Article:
Supreme Court Changes the Rules in “Landmark” CERCLA Decision

On May 4, 2009, in a major 8-1 opinion, the United States Supreme Court addressed the scope of “arranger” liability and the basis for apportioning liability under the Comprehensive Environmental Response, Compensation and Liability Act (CERCLA).  In Burlington Northern & Santa Fe Railway Co., et al. v. United States, et al., the Supreme Court found that the liability of a party which “arranges for disposal” of hazardous substances requires a showing of  “intent.”   The Supreme Court also ruled that apportionment of liability under CERCLA is appropriate where the record provides a “reasonable basis” for such apportionment.

Beginning in 1960, Brown & Bryants, Inc. (B&B) operated an agricultural chemical distribution business on property it owned in Arvin, California.  B&B received deliveries hazardous chemicals which it then stored and distributed to customers.  In 1975, B&B expanded its operations and leased an adjacent one acre parcel which was owned jointly by several railroad companies, now defendants Burlington Northern and Santa Fe Railroad (“the Railroads”).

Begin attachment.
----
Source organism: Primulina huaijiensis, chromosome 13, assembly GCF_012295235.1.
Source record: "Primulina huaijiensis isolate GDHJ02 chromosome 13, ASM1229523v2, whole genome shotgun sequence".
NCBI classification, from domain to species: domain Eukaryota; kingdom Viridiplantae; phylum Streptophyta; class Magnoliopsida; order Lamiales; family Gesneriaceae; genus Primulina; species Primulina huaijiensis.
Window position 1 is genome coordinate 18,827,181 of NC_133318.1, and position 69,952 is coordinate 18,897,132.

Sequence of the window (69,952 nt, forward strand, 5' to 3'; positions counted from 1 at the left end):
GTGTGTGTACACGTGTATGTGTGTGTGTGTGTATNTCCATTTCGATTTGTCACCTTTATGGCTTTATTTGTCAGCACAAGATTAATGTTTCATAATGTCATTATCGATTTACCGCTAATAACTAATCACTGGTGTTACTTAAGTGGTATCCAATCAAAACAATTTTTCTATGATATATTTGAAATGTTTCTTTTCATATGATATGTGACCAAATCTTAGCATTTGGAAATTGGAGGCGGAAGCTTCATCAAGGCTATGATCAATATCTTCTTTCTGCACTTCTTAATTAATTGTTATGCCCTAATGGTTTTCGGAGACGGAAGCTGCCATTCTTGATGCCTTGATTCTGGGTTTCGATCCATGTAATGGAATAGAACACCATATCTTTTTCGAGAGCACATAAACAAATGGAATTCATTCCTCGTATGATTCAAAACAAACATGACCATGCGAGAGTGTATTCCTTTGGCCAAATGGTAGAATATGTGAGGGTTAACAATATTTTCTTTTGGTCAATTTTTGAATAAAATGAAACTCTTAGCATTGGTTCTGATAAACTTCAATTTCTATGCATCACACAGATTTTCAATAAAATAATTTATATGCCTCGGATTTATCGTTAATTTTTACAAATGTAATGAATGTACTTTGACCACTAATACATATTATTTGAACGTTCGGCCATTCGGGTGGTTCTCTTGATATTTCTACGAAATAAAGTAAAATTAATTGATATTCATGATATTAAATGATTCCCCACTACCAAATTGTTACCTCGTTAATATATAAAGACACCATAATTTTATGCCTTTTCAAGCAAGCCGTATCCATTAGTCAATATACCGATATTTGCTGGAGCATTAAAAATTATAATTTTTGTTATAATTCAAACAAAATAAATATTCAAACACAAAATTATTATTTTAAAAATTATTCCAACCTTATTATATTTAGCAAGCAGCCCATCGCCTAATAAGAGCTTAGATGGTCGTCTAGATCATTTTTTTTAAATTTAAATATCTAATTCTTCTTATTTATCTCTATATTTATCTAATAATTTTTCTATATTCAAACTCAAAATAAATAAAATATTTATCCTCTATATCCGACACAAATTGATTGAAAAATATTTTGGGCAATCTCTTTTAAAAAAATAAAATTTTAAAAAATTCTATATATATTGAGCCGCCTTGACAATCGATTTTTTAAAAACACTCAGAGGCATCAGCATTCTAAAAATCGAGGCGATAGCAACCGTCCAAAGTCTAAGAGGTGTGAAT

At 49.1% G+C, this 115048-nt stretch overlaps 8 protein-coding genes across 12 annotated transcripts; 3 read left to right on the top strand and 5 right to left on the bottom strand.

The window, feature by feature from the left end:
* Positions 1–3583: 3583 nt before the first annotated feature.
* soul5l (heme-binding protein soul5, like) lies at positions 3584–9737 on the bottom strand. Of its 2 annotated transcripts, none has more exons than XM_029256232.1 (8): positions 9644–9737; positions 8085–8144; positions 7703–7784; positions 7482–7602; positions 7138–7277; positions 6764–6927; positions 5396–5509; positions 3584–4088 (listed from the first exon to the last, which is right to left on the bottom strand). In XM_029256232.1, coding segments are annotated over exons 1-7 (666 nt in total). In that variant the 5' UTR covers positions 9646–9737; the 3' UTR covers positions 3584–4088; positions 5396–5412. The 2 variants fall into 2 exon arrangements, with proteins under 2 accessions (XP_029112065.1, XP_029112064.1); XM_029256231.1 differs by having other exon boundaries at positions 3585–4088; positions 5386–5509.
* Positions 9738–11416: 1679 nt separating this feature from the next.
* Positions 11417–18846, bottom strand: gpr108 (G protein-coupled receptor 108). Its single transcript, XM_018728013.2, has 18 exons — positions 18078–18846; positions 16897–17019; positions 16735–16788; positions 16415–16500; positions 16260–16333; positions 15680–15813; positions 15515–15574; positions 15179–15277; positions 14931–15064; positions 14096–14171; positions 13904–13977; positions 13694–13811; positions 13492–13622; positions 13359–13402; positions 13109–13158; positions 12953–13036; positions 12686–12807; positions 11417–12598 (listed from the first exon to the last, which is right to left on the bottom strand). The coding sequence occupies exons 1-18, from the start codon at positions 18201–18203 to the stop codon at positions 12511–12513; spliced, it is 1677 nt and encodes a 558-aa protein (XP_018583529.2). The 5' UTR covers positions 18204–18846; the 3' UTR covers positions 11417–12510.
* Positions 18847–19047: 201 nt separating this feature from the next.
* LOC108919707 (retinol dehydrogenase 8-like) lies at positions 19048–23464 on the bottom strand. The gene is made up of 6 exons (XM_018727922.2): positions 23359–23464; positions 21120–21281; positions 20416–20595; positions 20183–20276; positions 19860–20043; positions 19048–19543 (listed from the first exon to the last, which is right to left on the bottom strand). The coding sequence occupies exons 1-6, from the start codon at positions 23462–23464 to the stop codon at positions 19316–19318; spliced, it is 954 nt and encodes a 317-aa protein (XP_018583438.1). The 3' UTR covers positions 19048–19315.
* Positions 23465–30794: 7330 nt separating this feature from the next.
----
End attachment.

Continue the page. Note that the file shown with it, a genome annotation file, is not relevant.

Defendant Shell Oil sold a herbicide and two pesticides, including one known as D-D, to B&B.  D-D was first sold and delivered to B&B in 55 gallons drums, but Shell later required B&B to purchase and store D-D in bulk.  D-D was delivered by common carrier, and B&B assumed “stewardship” over the chemicals as soon as the tanker trucks arrived at the Arvin facility.   Spills of D-D occurred during the transfer from the tanker trucks to B&B’s bulk storage tanks.  In the 1970s, Shell -- aware that spills of D-D were commonplace -- encouraged its distributors, including B&B, to make certain improvements to ensure the safe handling of this product and to reduce the likelihood of spills during delivery.